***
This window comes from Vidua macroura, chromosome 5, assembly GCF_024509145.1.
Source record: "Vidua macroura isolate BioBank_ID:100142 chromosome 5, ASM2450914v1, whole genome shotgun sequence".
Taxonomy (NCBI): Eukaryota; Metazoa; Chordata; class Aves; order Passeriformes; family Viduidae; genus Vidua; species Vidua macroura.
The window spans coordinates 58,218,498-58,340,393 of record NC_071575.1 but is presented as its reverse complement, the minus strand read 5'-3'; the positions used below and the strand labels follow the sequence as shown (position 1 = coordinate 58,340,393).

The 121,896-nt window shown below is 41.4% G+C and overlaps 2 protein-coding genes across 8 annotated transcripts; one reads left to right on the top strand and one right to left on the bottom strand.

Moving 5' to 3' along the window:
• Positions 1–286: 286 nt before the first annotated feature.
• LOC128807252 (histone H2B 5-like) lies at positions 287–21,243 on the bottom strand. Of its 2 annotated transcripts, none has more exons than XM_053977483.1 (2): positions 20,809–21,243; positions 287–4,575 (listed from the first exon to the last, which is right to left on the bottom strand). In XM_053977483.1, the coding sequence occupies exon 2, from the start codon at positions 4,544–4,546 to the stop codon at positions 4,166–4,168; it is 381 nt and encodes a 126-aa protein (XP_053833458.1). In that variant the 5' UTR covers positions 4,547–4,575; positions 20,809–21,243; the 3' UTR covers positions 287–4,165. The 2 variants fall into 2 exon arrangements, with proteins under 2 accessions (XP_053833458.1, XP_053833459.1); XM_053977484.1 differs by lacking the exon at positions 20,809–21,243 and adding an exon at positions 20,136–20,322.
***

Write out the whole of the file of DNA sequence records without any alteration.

This window comes from Vidua macroura, chromosome 5, assembly GCF_024509145.1.
Source record: "Vidua macroura isolate BioBank_ID:100142 chromosome 5, ASM2450914v1, whole genome shotgun sequence".
Taxonomy (NCBI): Eukaryota; Metazoa; Chordata; class Aves; order Passeriformes; family Viduidae; genus Vidua; species Vidua macroura.
The window spans coordinates 58,218,498-58,340,393 of record NC_071575.1 but is presented as its reverse complement, the minus strand read 5'-3'; the positions used below and the strand labels follow the sequence as shown (position 1 = coordinate 58,340,393).

The 121,896-nt window shown below is 41.4% G+C and overlaps 2 protein-coding genes across 8 annotated transcripts; one reads left to right on the top strand and one right to left on the bottom strand.

Moving 5' to 3' along the window:
• Positions 1–286: 286 nt before the first annotated feature.
• LOC128807252 (histone H2B 5-like) lies at positions 287–21,243 on the bottom strand. Of its 2 annotated transcripts, none has more exons than XM_053977483.1 (2): positions 20,809–21,243; positions 287–4,575 (listed from the first exon to the last, which is right to left on the bottom strand). In XM_053977483.1, the coding sequence occupies exon 2, from the start codon at positions 4,544–4,546 to the stop codon at positions 4,166–4,168; it is 381 nt and encodes a 126-aa protein (XP_053833458.1). In that variant the 5' UTR covers positions 4,547–4,575; positions 20,809–21,243; the 3' UTR covers positions 287–4,165. The 2 variants fall into 2 exon arrangements, with proteins under 2 accessions (XP_053833458.1, XP_053833459.1); XM_053977484.1 differs by lacking the exon at positions 20,809–21,243 and adding an exon at positions 20,136–20,322.